There will be people in some parts of Scotland who are very relieved indeed that Bonfire Night is over for another year. People in the Niddrie area of Edinburgh for example, where the police faced young people armed with rockets and petrol bombs. Or Kirkton in Dundee where children as young as 10 were seen setting off fireworks. The fact that it is happening at all is shocking, but sadly it is no longer unusual. Bonfire Night has become the focus for dangerous and potentially deadly anti-social behaviour.

The obvious question is whether it’s all still worth it. Lots of us will have happy memories from childhood of bonfires, or Catherine wheels or sparklers in the back garden, but what happened this time couldn’t be further away from those happy memories of the past. This year, the police and firefighters in Niddrie faced around 100 youths who threw fireworks, injuring officers and causing considerable alarm in the community. Assistant Chief Constable Tim Mairs said the disorder was unacceptable and unprecedented. It is getting worse.

There will be some who point out that the violence comes from a tiny minority and it is certainly true the vast majority of people enjoy Bonfire Night safely even if some might struggle to remember what the whole thing is supposed to be about. If they delved further into the history, many Scots might also feel uncomfortable at celebrating such an unpleasant and complicated event as the Gunpowder Plot. Famously, it was a Roman Catholic conspiracy to kill a Protestant King, James VI and I, but Guy Fawkes also had a particular hatred for a Scot sitting on the English throne. Asked during his interrogation why he needed so much gunpowder, Fawkes is said to have replied “to blow you Scotch beggars back to your native mountains”.

But even if we accept the Gunpowder Plot is still worth marking, we have to ask whether we can carry on as before. Not only has Bonfire Night become a focus, and a spark, for anti-social behaviour, the emergency services are being stretched to the limit. Police Scotland had to deploy hundreds of officers this year, and the Scottish Fire Service faced nine attacks on its crews. No firefighters were hurt but you have to wonder whether it’s only a question of time.

To its credit, the Scottish Government has sought to make things better by introducing measures to prevent the misuse of fireworks in public places. It is a criminal offence, for example, for anyone to supply fireworks to a child or person under 18. Courts are also required to take into consideration the use of fireworks as a possible aggravating factor in any attack on 999 crews. But the fact that such a large group of youths was able to get their hands on fireworks and use them against the police proves something is still not working with the law as it stands.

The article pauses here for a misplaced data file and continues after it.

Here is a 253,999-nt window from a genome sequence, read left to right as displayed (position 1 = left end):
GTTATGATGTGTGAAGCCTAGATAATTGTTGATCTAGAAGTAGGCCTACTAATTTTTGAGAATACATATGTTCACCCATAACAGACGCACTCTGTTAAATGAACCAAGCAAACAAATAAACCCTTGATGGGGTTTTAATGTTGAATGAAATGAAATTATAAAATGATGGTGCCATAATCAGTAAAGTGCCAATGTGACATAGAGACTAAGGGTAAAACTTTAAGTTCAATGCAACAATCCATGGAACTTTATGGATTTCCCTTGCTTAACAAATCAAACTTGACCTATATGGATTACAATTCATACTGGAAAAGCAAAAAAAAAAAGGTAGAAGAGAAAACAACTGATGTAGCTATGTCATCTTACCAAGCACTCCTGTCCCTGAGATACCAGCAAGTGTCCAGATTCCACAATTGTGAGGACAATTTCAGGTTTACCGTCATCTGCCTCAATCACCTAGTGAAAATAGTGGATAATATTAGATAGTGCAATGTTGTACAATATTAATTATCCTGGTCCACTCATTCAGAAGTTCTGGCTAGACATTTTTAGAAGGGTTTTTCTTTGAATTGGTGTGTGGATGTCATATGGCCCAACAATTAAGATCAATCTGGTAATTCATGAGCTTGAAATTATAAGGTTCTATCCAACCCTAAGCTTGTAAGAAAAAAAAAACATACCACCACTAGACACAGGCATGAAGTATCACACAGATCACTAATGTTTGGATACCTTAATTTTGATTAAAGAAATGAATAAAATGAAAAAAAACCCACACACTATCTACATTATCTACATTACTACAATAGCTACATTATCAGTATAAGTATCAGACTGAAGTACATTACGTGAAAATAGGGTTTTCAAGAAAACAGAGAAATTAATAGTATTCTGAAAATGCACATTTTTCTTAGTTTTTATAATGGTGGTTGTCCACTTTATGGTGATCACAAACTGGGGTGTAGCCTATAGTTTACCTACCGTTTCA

Understandably, some of the people whose communities have been affected are now asking if it means the time has come to ban the public sale of fireworks. The leader of Edinburgh council Cameron Day, for example, said that while he understood the argument that it would be unfair to punish the majority for the misbehaviour of a minority, the risk to life and the safety of emergency service workers meant it was now time to consider a ban. Although a complete ban would be a matter for the UK Government, the Scottish justice secretary Angela Constance has said she is open to discussion on the matter.

As with many other issues, it is unlikely that legislation would be a panacea for all of the factors that underlie public disorder such as the violence we saw in Niddrie. The former children and young people’s commissioner, Tam Baillie, suggested cuts to youth services could have been an issue in the incidents and he was right to raise the point. It means a ban on the sale of fireworks could reduce the risk of a repeat of this year, but it would not remove the risk of the disorder breaking out in other ways. It is no coincidence that the worst incidents are often in areas of deprivation.

However, we must accept what the evidence is telling us. Two groups of youths fighting and throwing fireworks at each other in Glasgow. Children setting off fireworks in Dundee. Police and firefighters targeted and the window of a fire engine smashed. And most disturbing of all: the violence in Niddrie, which was a repeat of disorder seen in the area last year. Year after year, we are seeing the same kind of incidents, so much so that in 2018 Police Scotland set up a special operation to deal with Bonfire Night chaos. It is a pattern that points inevitably to a ban on the public sale of fireworks.

For those who still love Bonfire Night and fear that a ban would spell the end of an old tradition, they should be reassured by the fact that public bonfires and displays – properly licensed, organised, and policed – could still go ahead. But the disorder we have seen in the last few days is likely to happen again without a change in the law; indeed, there’s every chance it could get worse.

Bonfire Night is undoubtedly an old and beloved institution for many people, and most of us still enjoy it without any harm being done. But the message from this year’s Bonfire Night is clear. The safety and security of our communities is what matter most. It is time the law was changed.